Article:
Shop Safe: Here's How To Avoid Unlicensed Products And Dispensaries
Free Book Preview Cannabis Capital
California loves its cannabis. As one of the largest markets in the world, the state sold more than $3 billion worth of cannabis products in 2019. Despite the apparent success of California’s legal cannabis market, the unlicensed market still thrives. According to one estimate by KTLA, approximately 75 percent of cannabis sales in the state are done under the table— not in a legal dispensary.
Although some consumers turn to the illicit market as a cheaper alternative to legal shops, many more may be doing so unwittingly. One audit by the United Cannabis Association found that there were roughly 2,835 unlicensed dispensaries and delivery services operating in California.
Given that these businesses do not place large signs stating, “Unlicensed Cannabis Dispensary” outside, it can be hard to differentiate a legal dispensary from an illegal one. Here are a few red flags to watch out for if you’re unsure about the status of the dispensary you’re visiting.
Questions to help uncover if you’re at an illegal dispensary
Do they check your ID?
All legal dispensaries are required to check a customer’s ID before they even enter the store. If your dispensary doesn’t ask to see your ID at the door, there’s a good chance you walked into an illegal dispensary.
When do they close?
Under California state law, cannabis dispensaries must close up shop by 10:00 PM. If your local dispensary stays open well past 10:00 PM, then it is most likely an illegal dispensary. Most legal states, including Colorado and Washington, have hours varying by county. Check government-owned websites for your state's market to see legal hours of operation if you aren't sure.
Where are the test results?
A huge red flag that you are shopping at an illegal dispensary is whether or not you can view the product’s lab test results. While this is not required under California state law, most products and dispensaries will gladly share that information available to consumers. If they don’t, you should think twice before making a purchase.
Does their license have a QR Code?
Under a new regulation, cannabis businesses in California must have a QR code on their license. It exists so that customers can scan and verify that they are shopping at a licensed cannabis dispensary. If your local shop doesn’t have one, there is a strong possibility they are not properly licensed.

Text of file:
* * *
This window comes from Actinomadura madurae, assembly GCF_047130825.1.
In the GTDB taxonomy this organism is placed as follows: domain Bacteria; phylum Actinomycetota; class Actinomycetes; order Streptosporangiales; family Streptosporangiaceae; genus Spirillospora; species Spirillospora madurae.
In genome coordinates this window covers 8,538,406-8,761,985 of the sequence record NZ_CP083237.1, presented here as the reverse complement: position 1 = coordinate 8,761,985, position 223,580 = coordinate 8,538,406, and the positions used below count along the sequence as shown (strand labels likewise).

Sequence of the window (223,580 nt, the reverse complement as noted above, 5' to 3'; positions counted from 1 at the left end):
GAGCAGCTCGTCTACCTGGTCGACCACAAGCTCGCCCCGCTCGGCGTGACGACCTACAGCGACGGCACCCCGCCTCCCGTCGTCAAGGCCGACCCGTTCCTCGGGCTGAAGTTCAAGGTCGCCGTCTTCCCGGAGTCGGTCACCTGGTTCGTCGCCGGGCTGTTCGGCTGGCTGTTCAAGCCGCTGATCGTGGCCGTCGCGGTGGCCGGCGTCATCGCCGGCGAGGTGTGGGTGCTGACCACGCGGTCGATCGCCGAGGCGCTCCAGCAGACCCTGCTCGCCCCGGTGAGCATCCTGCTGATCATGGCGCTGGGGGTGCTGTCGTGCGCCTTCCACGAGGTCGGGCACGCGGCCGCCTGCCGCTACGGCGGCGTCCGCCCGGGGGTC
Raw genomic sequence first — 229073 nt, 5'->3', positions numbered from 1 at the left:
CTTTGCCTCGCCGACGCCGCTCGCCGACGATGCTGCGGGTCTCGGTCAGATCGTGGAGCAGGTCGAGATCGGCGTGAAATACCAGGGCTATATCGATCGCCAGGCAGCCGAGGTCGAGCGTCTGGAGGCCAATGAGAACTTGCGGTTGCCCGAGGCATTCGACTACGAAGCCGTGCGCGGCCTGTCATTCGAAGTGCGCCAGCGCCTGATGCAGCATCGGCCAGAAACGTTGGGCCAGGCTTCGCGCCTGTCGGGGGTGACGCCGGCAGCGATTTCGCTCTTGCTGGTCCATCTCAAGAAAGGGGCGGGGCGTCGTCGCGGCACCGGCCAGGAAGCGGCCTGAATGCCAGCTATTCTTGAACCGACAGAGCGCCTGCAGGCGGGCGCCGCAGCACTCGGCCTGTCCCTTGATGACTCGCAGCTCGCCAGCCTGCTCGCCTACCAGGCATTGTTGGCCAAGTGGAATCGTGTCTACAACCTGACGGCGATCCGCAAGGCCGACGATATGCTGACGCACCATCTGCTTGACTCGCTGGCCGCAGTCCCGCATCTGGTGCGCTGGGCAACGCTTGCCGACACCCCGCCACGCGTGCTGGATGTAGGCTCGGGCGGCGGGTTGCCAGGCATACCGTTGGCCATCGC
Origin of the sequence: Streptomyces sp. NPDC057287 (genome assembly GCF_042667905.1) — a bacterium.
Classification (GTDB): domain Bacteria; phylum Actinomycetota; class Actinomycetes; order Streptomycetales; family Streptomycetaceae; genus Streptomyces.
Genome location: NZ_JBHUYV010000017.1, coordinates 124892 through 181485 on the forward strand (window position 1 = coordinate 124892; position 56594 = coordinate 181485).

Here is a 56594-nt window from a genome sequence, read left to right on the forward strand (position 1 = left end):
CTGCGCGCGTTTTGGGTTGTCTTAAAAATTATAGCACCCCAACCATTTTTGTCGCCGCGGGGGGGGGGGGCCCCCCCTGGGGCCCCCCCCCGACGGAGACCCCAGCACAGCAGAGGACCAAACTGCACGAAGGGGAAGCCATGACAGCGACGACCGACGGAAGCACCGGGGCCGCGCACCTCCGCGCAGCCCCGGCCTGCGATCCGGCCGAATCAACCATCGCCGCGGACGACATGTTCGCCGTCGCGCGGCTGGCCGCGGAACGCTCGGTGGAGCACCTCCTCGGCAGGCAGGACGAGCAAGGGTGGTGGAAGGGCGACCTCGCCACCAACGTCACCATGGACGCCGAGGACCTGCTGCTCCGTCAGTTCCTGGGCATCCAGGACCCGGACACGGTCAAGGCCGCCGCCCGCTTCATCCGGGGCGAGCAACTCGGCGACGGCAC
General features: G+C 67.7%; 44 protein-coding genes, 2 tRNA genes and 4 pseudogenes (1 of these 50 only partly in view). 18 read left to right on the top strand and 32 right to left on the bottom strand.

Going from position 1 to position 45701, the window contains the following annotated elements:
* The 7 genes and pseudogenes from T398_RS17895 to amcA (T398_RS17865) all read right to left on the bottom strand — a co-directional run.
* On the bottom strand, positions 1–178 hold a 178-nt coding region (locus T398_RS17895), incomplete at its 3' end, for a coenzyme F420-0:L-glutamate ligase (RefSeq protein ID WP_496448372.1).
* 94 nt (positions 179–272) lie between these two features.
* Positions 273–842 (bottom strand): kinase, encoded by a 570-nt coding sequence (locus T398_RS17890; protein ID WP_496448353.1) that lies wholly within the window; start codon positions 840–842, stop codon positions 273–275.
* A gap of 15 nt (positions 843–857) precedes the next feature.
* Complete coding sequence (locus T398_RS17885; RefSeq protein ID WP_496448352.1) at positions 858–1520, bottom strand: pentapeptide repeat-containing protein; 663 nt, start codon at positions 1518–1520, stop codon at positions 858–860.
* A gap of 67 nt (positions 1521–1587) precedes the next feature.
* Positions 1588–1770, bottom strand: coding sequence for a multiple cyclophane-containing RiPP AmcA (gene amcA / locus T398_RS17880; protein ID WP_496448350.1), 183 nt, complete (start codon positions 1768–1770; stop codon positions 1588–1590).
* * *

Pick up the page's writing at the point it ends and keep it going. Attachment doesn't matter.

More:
Do they tax you appropriately?
Paying sales tax is probably the least enjoyable part of any purchase. However, if your favorite dispensary does not charge you taxes or doesn’t tax you at the appropriate rate, then they are most likely an unregulated dispensary. Here’s a guide to help you understand California's cannabis tax laws.
Is the packaging childproof?
Child-resistant packaging is required for all cannabis products in every state that offers legalized cannabis. If you’re still getting cannabis from Ziploc bags or vacuum-sealed containers that are easy to open, your cannabis is definitely not legal.
Is there a license number on your receipt?
Most consumers have gotten out of the habit of checking their printed receipts, but this should never be overlooked after a cannabis purchase. Every cannabis dispensary receipt should display the dispensary's license number. If your receipt has no such information, that should be cause for concern.
What’s the big deal?
So, why should consumers care whether their local dispensary is licensed or not? There are three main reasons why consumers should avoid illegal dispensaries.
The first and most obvious reason is safety. When shopping at a licensed dispensary, customers can rest assured that the retailers have done their due diligence to make sure that their products are compliant and safe to consume. Regulated products are fully traceable and consumers have the ability to take legal action against the retailer or manufacturer if they have a dangerous reaction to the product. However, when customers purchase from an illegal dispensary, they have no legal recourse, peace of mind, or guarantee of safety, as evidenced by the vape crisis that stemmed from the illicit market.
Customers should also avoid illegal dispensaries because they could be a hotbed for crimes like identity theft. Regulated California dispensaries will scan customer IDs and securely save customer information for compliance purposes. However, when customers visit an illegal dispensary, there is a chance they could take your private information and sell it to third party companies.
Perhaps the most important reason to avoid illegal dispensaries is that it hurts the regulated cannabis industry. By shopping at illegal dispensaries, customers make it harder for the industry to thrive. Cheap cannabis might be nice, but is it worth destroying the legal industry that can provide wider access to medical patients and for adult-use purposes in a safe and regulated way?
Consumers should practice caution and apply the same standards that they have for quality and transparency in other packaged goods to the cannabis industry. They don’t have to be cannabis experts to ask the right questions that will ensure their own safety. If consumers have any lingering doubts about the legal status of their preferred dispensaries, they can perform a simple license search online on the California Cannabis Portal.